THOMASVILLE — Thomas County Central High School continues its mission to offer a variety of Advanced Placement courses that challenge students consistently. This year, it adds AP Research to the roster, the second course in the AP Capstone program the school began last year.

“Our coursework combines a rich and rigorous study of discipline and method with an extended student-led research project, inviting students to think and work at a level typically not experienced until upper-level undergraduate or even graduate study,” instructor Cole Donovan said. “Our discussions and readings explore modes of thought and knowledge across the humanities, social sciences, and hard sciences, while the independent research project can focus on any topic in which the student has (an) interest.”

While some may think AP Research — or research overall — belongs to STEM programs, Donovan hopes to challenge that perception with this course.

“It is hard sometimes for people to imagine what researching Classics might look like, or drama, or art, or literature,” he said. “Yes, STEM research is valuable. Look at our current global situation--STEM research is what is pulling us out of this pandemic. But there is a world of research beyond that, and one of my hopes for this course is to encourage students to begin to see that.”

AP Research fosters deep and critical thinking about topics on students’ terms of what interests them.

“In a single class, we might have one student doing a deep-dive into poetics alongside a classmate who is developing a prototype for use in the medical field,” Donovan said. “The breadth of possibilities is astounding.”

Senior Karsyn Bush, 17, appreciates how the course uses a presentation and paper over an exam, unlike most AP classes, and that she can research a topic that passionately interests her. 

“I hope to learn valuable skills that will benefit me in college and the workforce, such as research, presentation, and writing skills,” she said. “I know that I will have to do many research-type projects in college that will be very similar to the ones we do in this class, so this experience will help me succeed with those.”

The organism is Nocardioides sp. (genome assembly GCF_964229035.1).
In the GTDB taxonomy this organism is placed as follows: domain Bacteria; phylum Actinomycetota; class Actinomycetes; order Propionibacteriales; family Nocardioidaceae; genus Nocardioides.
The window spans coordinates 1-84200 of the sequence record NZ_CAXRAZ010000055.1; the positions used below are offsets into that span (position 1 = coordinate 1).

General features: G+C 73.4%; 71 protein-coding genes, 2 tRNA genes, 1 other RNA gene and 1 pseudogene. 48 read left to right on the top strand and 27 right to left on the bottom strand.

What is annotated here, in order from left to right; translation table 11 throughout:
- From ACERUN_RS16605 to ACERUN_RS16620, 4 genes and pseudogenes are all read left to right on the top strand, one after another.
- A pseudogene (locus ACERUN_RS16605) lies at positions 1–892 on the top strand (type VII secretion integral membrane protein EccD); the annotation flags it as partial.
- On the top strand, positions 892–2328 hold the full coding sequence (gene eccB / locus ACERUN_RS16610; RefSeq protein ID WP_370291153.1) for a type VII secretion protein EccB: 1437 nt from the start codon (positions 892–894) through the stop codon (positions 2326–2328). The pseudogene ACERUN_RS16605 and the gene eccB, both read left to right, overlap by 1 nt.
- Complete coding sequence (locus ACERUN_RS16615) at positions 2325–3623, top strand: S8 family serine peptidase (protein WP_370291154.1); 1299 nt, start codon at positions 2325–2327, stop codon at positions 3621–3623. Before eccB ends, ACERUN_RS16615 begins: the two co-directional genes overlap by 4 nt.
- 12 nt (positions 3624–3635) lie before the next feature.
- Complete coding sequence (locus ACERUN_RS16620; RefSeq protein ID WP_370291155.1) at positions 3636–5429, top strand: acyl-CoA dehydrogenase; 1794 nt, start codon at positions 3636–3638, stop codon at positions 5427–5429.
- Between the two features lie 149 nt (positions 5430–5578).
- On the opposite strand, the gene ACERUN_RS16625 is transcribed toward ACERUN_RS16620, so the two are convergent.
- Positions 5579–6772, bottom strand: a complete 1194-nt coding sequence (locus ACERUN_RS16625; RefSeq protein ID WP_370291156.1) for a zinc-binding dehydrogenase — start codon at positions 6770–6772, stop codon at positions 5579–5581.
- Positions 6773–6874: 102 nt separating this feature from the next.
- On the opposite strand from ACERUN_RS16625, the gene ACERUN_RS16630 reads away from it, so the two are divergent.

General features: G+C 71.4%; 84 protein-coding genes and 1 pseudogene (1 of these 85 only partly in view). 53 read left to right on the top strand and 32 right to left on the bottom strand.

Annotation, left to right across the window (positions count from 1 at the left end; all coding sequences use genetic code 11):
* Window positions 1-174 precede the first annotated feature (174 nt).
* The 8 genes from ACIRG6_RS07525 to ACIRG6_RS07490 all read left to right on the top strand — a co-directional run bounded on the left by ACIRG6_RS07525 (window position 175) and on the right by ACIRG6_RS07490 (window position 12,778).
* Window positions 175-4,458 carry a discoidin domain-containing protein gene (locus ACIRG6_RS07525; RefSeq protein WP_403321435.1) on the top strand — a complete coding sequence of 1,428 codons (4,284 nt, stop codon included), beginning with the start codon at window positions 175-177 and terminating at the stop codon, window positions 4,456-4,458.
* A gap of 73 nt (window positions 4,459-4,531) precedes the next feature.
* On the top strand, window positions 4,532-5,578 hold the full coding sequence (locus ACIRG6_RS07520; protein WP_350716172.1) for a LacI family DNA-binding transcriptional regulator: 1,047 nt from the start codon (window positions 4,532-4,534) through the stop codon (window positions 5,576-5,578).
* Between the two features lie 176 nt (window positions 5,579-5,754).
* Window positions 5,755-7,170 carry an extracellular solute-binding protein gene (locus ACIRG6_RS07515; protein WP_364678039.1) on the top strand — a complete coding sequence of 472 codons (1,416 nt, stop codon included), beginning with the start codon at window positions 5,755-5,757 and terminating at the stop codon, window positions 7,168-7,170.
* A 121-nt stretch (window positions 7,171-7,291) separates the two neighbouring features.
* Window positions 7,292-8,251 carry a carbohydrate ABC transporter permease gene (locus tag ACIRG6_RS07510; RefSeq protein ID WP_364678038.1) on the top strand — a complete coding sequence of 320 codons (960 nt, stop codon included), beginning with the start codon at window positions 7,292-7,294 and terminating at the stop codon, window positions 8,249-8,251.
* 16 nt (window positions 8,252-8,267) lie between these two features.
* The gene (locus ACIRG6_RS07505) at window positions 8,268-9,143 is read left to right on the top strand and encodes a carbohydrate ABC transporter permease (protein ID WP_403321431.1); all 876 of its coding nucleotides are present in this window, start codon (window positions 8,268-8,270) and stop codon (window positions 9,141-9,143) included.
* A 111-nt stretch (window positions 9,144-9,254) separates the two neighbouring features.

Senior Koda Copeland, 17, takes the class to gain research, data collection, and writing experience.

“I hope to learn how to formulate a research question and carry out my own investigation,” he said. “I also hope to learn new research methods to employ in future research projects. I hope this class will expand my repertoire of research strategies to increase the quality of my work in college ….”

Their teacher shares with his students the sense of excitement found by exploring information, gaining knowledge and academic inquiry. 

“The same breadth that makes this course exciting to take also makes the course fascinating to teach,” Donovan said. “In helping these students approach research questions from across many disciplines, I have had to read and explore material that I simply wouldn’t have the opportunity to engage with in my literature classes. That aspect of always learning and expanding my own thinking really drew me to AP Research.” 

Outside the research project, students work to develop comprehension of their chosen discipline. For one, they hold Socratic class discussions about epistemology and complete numerous reading and writing assignments. 

“AP Research is a unique class in that it actively promotes discussion,” Copeland said. “The activities that we take part in build a holistic sense of community through peer editing and feedback and through group discussion of research genres, concepts, and techniques. The structure of the class encourages independence by actively motivating students to turn to their peers for assistance and feedback, rather than traditionally turning to a teacher.”

Donovan hopes his course gives students the confidence to seek more from their world and contribute to scholarly debates.

“My main hope for my students is that they feel empowered to ask big questions and seek big answers,” Donovan said. “AP Research is for many students their first opportunity to contribute not only to their own learning but to the scholarly community at large. The research that these students will produce isn’t just for them--the work they are doing is real work, important work, and I hope it can open doors and start conversations from which they otherwise would have been cut off.”

Furthermore, Donovan and his students encourage involvement in the program. For example, Bush said her participation greatly benefitted her through challenging content, lessons learned (like time and stress management), and helping her earn college credit while in high school. However, she adds, students must be serious about their work to succeed in AP courses.

“I would like to say that AP classes are a great idea for anyone who would like a challenge in high school, as there are many benefits to gain from them,” Bush said. “However, dedication and hard work are required for success. Even though these classes seem hard and stressful at times, they show true dedication from high school students who decide to take them, and the lessons learned are invaluable.”


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